I’ve got an idea.

Where am I going?

 

It never fails that just as I’m getting neck deep in a Work in Progress, another amazing idea slaps me right between the eyes. I mean a really amazing idea! So, what’s an author to do?

 

In my case, I’m going to brood about it. Yeah, maybe not my finest idea, but when you’re writing on a deadline, it’s all you can do. Does that mean I’m going to totally forget about this new world my mind has unlocked?

 

Nope. This is all part of the creative process. What do I mean by that? Well, allow me to explain. Just because you have an amazing idea, that doesn’t mean it’s a GOOD idea.  

Amazing ideas are subjective at best. Ideas at their core are nothing more than fleeting glimpses of something with the possibility to become concrete. So, it’s up to an author to take that formless maybe and construct the framework of a story around it. To do that certain things must happen.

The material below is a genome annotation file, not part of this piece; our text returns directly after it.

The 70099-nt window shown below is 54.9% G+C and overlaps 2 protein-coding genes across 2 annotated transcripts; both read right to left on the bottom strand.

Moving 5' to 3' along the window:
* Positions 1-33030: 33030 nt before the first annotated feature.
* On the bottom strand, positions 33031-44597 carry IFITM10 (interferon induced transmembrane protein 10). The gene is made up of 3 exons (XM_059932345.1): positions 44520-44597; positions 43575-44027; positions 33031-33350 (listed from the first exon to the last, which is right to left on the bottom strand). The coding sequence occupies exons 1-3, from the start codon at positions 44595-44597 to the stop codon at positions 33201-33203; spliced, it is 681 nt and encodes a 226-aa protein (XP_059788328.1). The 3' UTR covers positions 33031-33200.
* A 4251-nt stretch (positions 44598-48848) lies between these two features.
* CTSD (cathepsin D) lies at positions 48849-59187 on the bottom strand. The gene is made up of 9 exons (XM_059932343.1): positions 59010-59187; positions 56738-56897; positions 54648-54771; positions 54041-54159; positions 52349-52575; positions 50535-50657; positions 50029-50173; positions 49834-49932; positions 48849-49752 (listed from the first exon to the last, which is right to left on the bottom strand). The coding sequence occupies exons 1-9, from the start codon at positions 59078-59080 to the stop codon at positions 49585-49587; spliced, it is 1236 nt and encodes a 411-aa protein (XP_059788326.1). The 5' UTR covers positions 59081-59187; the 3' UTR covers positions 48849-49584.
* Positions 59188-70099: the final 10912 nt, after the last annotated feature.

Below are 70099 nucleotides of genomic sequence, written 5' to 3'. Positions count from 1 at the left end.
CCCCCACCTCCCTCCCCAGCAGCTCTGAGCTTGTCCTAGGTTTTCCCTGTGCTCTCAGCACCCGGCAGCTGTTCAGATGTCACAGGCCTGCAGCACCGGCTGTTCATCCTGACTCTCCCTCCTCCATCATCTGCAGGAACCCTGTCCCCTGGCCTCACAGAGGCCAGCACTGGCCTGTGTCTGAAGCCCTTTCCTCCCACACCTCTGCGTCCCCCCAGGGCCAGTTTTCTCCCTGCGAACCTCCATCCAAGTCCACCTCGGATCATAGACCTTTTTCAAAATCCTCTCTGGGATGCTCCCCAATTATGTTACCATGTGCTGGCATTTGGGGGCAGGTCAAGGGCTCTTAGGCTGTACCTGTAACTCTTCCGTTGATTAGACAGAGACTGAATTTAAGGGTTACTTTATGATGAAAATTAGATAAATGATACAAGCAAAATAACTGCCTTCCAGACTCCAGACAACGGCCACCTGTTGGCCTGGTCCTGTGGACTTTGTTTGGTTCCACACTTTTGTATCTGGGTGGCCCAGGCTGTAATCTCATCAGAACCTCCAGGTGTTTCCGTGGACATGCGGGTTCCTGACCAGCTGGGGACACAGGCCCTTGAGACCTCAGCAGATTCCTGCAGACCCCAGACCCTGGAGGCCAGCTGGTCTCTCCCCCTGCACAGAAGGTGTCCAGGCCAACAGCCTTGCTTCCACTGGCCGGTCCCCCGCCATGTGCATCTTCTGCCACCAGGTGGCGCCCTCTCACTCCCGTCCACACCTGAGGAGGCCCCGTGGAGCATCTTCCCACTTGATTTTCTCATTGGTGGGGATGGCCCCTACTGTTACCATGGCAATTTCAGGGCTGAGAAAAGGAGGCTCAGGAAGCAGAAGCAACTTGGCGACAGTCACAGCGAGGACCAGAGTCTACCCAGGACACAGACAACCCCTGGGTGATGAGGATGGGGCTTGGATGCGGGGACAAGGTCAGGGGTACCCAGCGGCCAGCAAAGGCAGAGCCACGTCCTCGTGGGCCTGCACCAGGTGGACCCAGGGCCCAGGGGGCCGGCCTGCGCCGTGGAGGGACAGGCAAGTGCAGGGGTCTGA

First off, you have to fully develop your character. Who is it? What has brought them to the point where a story is even possible? I’m talking history, here. Before every memorable character became someone you couldn’t forget, they had a life sometimes only hinted at. That’s the magical element called mystique, or as I like to call it the Wolverine Syndrome. Finally, what motivates them to do whatever it is you want them to do? That could be covered in history, but it’s always best to go ahead and state it without anything getting in the way. When you have those three things out of the way, it’s time to address appearances, and the detail stuff. Once your character is so firmly rooted in your brain you start talking to them at odd times, you’re ready to move on to stage two.